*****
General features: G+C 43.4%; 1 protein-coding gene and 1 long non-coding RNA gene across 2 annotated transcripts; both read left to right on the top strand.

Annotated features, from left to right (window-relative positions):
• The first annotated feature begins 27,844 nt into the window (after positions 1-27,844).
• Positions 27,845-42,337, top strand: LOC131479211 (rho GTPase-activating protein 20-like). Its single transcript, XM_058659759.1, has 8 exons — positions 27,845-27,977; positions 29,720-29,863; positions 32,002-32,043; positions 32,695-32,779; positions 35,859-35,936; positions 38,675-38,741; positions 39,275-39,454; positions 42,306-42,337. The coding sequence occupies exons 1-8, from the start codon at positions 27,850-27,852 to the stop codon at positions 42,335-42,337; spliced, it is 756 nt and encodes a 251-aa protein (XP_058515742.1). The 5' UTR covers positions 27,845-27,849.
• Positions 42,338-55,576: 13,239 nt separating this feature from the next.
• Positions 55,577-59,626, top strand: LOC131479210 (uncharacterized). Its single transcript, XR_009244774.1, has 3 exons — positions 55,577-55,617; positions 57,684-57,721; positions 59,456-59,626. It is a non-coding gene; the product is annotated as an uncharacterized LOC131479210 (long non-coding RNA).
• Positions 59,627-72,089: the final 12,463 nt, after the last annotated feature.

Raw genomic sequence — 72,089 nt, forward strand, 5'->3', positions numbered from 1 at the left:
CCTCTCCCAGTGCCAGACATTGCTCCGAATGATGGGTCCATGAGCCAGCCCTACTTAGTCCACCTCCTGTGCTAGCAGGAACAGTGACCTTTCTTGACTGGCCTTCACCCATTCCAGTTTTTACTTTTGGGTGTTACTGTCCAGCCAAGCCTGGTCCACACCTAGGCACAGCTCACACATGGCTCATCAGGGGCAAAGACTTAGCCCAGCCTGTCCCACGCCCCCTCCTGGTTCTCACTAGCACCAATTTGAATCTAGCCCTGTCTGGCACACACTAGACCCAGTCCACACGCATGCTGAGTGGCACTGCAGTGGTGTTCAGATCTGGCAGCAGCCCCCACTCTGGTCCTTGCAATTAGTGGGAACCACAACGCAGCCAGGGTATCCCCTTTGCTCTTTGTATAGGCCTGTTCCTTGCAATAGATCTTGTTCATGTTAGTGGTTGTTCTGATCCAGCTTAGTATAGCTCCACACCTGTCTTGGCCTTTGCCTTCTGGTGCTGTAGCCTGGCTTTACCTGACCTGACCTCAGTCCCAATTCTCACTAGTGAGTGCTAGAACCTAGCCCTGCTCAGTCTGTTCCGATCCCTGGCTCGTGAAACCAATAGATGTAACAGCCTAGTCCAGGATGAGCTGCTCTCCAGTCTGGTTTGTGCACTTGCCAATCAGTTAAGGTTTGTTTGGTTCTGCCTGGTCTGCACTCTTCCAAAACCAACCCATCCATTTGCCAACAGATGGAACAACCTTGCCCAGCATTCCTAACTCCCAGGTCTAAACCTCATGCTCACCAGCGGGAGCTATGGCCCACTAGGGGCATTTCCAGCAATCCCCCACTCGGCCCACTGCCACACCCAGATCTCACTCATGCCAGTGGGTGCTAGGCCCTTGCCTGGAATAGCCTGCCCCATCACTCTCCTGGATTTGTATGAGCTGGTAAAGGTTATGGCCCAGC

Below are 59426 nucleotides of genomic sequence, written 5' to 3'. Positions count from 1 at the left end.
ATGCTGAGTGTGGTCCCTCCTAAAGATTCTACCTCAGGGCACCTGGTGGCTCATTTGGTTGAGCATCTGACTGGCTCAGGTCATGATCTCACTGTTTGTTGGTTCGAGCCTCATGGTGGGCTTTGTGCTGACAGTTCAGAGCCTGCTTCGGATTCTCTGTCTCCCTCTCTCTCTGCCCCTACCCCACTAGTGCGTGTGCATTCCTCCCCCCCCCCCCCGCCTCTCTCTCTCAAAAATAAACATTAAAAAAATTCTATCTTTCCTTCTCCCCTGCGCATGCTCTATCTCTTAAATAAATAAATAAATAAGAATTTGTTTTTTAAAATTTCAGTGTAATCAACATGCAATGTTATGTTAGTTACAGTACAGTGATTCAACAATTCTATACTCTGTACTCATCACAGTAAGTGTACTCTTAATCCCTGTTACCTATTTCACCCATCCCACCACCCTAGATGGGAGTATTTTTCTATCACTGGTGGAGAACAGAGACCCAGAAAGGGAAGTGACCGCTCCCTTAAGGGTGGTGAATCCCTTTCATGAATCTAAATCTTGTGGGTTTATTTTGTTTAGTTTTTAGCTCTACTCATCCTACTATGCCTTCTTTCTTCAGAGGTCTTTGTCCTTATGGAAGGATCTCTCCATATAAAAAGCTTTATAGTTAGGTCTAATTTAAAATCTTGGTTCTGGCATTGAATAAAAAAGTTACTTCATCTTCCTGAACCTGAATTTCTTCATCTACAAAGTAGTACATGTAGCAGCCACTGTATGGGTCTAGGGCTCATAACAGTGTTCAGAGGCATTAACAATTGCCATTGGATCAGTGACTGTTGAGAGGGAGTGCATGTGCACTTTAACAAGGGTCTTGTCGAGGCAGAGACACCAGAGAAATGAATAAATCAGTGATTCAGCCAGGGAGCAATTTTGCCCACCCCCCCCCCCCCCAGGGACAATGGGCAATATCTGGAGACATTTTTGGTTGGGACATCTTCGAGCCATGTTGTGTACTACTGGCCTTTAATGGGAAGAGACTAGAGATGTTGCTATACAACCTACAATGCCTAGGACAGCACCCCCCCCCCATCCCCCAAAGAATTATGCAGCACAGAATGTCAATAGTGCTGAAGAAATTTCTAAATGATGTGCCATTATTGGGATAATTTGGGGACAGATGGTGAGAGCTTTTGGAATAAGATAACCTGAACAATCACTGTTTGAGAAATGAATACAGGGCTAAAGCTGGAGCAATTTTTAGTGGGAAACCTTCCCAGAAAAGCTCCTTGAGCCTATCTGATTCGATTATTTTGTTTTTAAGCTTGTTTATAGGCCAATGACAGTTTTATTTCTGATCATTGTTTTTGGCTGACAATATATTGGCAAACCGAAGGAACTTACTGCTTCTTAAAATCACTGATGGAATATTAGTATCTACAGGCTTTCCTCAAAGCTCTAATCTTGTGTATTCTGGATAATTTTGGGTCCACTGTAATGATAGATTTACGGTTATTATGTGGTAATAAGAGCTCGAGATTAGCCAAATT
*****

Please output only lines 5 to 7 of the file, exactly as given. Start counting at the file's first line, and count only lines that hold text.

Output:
• Positions 42,338-55,576: 13,239 nt separating this feature from the next.
• Positions 55,577-59,626, top strand: LOC131479210 (uncharacterized). Its single transcript, XR_009244774.1, has 3 exons — positions 55,577-55,617; positions 57,684-57,721; positions 59,456-59,626. It is a non-coding gene; the product is annotated as an uncharacterized LOC131479210 (long non-coding RNA).
• Positions 59,627-72,089: the final 12,463 nt, after the last annotated feature.